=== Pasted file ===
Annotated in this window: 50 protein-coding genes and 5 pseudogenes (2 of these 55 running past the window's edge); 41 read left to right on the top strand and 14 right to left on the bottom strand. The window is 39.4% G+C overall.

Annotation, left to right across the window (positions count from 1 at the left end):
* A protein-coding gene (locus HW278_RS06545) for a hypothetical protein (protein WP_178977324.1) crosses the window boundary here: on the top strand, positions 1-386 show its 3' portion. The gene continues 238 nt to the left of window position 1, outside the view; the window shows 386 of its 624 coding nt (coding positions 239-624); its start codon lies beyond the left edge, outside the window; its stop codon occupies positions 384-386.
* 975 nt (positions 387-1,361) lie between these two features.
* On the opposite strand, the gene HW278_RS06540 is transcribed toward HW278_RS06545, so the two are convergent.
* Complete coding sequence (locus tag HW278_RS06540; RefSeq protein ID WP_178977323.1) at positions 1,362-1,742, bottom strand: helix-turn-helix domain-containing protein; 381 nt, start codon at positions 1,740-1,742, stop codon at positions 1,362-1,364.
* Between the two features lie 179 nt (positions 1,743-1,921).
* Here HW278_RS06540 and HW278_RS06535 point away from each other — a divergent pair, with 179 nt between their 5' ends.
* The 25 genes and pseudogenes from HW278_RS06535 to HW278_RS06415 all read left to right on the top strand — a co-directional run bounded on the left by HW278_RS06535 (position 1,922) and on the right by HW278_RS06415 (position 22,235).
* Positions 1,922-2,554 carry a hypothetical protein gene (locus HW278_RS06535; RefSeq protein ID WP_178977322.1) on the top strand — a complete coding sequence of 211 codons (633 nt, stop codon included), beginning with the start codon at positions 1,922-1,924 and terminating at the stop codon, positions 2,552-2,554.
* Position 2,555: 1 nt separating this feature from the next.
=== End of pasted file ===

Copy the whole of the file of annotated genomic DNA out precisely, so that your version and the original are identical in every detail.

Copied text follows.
Annotated in this window: 50 protein-coding genes and 5 pseudogenes (2 of these 55 running past the window's edge); 41 read left to right on the top strand and 14 right to left on the bottom strand. The window is 39.4% G+C overall.

Annotation, left to right across the window (positions count from 1 at the left end):
* A protein-coding gene (locus HW278_RS06545) for a hypothetical protein (protein WP_178977324.1) crosses the window boundary here: on the top strand, positions 1-386 show its 3' portion. The gene continues 238 nt to the left of window position 1, outside the view; the window shows 386 of its 624 coding nt (coding positions 239-624); its start codon lies beyond the left edge, outside the window; its stop codon occupies positions 384-386.
* 975 nt (positions 387-1,361) lie between these two features.
* On the opposite strand, the gene HW278_RS06540 is transcribed toward HW278_RS06545, so the two are convergent.
* Complete coding sequence (locus tag HW278_RS06540; RefSeq protein ID WP_178977323.1) at positions 1,362-1,742, bottom strand: helix-turn-helix domain-containing protein; 381 nt, start codon at positions 1,740-1,742, stop codon at positions 1,362-1,364.
* Between the two features lie 179 nt (positions 1,743-1,921).
* Here HW278_RS06540 and HW278_RS06535 point away from each other — a divergent pair, with 179 nt between their 5' ends.
* The 25 genes and pseudogenes from HW278_RS06535 to HW278_RS06415 all read left to right on the top strand — a co-directional run bounded on the left by HW278_RS06535 (position 1,922) and on the right by HW278_RS06415 (position 22,235).
* Positions 1,922-2,554 carry a hypothetical protein gene (locus HW278_RS06535; RefSeq protein ID WP_178977322.1) on the top strand — a complete coding sequence of 211 codons (633 nt, stop codon included), beginning with the start codon at positions 1,922-1,924 and terminating at the stop codon, positions 2,552-2,554.
* Position 2,555: 1 nt separating this feature from the next.